As a vehicle for setting up a resource network, remember that the Internet is a useful tool, but it is no substitute for the advice you can get from a known and trusted human source.

BB: Who is on your list of essential support partners for international meetings?
Krugman: No matter how many years you have been planning meetings, you should not attempt to plan and execute a meeting overseas without help from local supplier partners, including:
1. A full-service destination management company. You’ll never have the day-to-day knowledge and long-term relationships that DMCs have in their communities. Association planners may choose instead to work with a professional congress (or conference) organizer, which provides many of the same services as a DMC along with additional meeting management services. These include assistance with registration, abstract management, and on-site management of multiple sessions, exhibits, and internal meetings during the larger meeting. PCOs often serve as the local organizing office for an association prior to, during, and even after a congress. Go to the International Association of Professional Congress Organizers for information on PCOs and where to find them.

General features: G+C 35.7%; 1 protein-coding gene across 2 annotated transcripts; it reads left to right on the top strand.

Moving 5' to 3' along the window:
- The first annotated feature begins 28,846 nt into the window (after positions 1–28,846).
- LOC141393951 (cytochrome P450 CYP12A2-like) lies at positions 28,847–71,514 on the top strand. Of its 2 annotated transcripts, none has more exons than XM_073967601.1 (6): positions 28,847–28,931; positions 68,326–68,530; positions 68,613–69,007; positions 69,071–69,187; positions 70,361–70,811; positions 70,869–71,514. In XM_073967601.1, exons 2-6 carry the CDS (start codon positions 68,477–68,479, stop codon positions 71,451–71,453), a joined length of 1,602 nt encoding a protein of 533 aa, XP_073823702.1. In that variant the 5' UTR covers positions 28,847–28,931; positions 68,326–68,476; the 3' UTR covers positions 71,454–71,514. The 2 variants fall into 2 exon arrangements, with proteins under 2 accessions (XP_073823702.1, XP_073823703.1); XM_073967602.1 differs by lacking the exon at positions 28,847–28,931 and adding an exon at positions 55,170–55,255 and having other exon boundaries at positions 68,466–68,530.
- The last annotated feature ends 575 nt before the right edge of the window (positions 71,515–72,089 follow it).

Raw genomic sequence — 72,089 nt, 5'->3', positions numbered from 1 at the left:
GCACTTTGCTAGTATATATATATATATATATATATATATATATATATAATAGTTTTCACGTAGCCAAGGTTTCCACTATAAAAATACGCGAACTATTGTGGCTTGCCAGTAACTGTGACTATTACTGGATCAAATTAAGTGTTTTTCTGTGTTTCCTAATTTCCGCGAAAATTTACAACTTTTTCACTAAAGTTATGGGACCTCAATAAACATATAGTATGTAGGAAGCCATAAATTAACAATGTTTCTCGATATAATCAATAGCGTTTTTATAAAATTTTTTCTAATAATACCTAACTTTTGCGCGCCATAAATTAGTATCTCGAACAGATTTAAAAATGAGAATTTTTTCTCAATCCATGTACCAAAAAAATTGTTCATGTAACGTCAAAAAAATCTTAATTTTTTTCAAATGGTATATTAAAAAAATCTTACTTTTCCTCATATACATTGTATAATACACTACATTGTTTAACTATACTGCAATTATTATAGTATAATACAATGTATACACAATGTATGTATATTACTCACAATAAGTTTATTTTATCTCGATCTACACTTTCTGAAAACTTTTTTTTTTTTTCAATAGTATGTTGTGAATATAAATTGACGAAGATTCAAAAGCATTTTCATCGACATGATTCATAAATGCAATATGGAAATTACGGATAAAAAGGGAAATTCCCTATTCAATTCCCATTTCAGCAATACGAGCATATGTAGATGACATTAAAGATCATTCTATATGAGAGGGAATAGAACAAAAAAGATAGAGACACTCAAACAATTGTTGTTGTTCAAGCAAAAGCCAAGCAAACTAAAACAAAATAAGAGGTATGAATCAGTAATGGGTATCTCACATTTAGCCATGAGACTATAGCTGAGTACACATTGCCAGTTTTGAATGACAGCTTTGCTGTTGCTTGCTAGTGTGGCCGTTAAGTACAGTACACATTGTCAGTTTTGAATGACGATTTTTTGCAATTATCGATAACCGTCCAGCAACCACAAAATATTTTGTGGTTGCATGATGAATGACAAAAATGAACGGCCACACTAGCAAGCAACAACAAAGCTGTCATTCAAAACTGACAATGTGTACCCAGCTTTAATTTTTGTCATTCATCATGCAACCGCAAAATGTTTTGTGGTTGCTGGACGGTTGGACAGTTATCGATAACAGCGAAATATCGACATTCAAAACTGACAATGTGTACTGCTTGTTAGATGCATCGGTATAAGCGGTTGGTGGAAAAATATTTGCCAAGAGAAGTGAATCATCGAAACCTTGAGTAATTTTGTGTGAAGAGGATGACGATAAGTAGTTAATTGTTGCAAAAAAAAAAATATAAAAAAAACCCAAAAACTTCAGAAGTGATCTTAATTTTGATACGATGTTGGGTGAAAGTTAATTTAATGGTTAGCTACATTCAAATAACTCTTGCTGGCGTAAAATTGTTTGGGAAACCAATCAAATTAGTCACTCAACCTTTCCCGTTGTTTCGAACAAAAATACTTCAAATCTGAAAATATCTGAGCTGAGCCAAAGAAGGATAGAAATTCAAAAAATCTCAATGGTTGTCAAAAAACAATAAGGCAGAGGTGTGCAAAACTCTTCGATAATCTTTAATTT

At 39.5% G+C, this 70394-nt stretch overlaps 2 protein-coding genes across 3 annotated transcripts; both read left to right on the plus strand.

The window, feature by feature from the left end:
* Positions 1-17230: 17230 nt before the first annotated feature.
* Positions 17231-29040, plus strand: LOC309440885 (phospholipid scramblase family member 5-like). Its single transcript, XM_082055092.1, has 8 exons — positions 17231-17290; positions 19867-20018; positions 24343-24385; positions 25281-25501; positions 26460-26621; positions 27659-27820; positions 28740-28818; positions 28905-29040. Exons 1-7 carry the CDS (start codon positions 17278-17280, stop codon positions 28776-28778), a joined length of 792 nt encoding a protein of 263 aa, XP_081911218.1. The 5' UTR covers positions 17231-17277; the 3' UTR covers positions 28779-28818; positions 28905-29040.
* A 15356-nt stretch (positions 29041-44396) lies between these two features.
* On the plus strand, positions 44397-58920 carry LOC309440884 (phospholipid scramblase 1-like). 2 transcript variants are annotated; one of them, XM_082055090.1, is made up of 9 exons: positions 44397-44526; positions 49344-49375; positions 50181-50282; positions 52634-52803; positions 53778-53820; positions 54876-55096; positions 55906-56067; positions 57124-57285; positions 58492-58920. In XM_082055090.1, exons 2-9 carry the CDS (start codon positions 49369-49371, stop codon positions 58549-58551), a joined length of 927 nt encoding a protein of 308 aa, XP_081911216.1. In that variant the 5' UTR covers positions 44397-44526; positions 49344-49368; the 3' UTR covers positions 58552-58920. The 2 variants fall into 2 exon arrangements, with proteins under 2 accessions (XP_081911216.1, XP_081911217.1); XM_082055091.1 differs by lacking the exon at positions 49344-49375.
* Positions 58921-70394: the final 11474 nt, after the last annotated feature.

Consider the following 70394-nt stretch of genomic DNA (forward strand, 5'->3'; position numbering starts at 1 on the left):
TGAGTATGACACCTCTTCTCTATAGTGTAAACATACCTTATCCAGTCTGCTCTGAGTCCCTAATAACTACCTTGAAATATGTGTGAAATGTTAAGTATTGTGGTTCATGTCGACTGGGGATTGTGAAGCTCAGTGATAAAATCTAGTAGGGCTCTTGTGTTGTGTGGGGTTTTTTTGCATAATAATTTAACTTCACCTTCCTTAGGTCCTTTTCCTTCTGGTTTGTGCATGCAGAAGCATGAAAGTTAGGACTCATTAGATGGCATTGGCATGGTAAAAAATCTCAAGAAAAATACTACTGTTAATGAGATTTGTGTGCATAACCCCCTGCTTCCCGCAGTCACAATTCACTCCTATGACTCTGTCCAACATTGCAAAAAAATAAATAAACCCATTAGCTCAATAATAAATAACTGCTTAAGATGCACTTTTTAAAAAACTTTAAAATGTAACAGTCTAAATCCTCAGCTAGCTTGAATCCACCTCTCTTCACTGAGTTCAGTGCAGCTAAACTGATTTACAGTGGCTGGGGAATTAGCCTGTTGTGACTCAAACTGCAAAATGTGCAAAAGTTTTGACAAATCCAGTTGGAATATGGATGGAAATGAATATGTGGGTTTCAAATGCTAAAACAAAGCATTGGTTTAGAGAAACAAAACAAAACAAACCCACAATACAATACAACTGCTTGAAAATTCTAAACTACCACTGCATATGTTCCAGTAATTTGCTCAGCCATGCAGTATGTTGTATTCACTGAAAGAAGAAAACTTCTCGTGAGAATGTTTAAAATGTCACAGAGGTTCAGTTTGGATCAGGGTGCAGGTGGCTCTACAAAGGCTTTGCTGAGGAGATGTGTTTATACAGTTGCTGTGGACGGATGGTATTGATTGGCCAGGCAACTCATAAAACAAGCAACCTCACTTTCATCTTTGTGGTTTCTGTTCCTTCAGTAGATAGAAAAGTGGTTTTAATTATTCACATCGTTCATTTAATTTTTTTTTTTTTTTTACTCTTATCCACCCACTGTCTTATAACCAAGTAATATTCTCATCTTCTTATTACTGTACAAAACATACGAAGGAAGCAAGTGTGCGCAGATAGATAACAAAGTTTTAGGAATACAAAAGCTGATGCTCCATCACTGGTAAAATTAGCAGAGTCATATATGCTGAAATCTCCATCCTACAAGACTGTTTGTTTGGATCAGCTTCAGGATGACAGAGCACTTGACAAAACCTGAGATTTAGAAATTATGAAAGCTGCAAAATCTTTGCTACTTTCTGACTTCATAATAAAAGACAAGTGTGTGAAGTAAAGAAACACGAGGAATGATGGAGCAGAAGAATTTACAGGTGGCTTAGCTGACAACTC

2. A reliable shipping company, customs broker, and/or freight forwarder.
3. A specialist in reclaiming value-added tax, such as Clark Eide Inc. or Meridien Global Services. (More on VAT below.)

BB: You’ve stated that a team member fluent in the host-country language is a necessity, not a luxury.
Krugman: If you are not familiar with the local culture and you are unable to communicate in the local language, you must have someone with you to be your eyes, ears, and mouth on site. This person can be a co-worker or a colleague whom you can hire to assist with the planning and be on site. Or, you can ask your DMC to assign a staff person to you. Either way, it is important to have a dedicated assistant on site to ensure that your actions are appropriate and your decisions are communicated clearly to all.

A Value-Added Partner: Get to Know VAT, Then Get Help
At Wikipedia , you can find a comprehensive chart listing every country that has a VAT/IVA/GST. Check the percentage of tax and if it can be reclaimed. Then check again with the country’s national tourist office or your destination management company, since some countries, like Mexico and Chile, exempt meeting-related costs from their IVAs. In some European countries, you can reclaim some or all of the VAT paid on meeting-related goods and services, but you have to ask.

Note well: VAT reclaim is not automatic, not guaranteed, very complicated, and best left to specialists who will do the tracking, calculating, form filling, and filing for you. There are many such companies, but two that have worked with planners for years are Clark Eide Inc. and Meridien Global Services. (Links above.)

Carol Krugman, MEd, CMP, CMM, has managed programs in Latin America, Europe, Asia, Australia, and the Middle East, as well as in the U.S. and Canada, and now teaches full time as director of meeting and business event management for the Department of Hospitality, Tourism, and Events Management at Metropolitan State College of Denver.